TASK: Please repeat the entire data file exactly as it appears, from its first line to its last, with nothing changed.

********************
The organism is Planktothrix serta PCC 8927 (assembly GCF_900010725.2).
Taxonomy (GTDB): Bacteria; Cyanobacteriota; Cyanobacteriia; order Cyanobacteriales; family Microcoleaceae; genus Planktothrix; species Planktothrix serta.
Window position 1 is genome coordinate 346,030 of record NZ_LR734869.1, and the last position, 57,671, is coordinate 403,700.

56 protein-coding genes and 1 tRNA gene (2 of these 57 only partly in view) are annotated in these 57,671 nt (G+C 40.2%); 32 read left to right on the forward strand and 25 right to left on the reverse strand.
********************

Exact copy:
The organism is Planktothrix serta PCC 8927 (assembly GCF_900010725.2).
Taxonomy (GTDB): Bacteria; Cyanobacteriota; Cyanobacteriia; order Cyanobacteriales; family Microcoleaceae; genus Planktothrix; species Planktothrix serta.
Window position 1 is genome coordinate 346,030 of record NZ_LR734869.1, and the last position, 57,671, is coordinate 403,700.

56 protein-coding genes and 1 tRNA gene (2 of these 57 only partly in view) are annotated in these 57,671 nt (G+C 40.2%); 32 read left to right on the forward strand and 25 right to left on the reverse strand.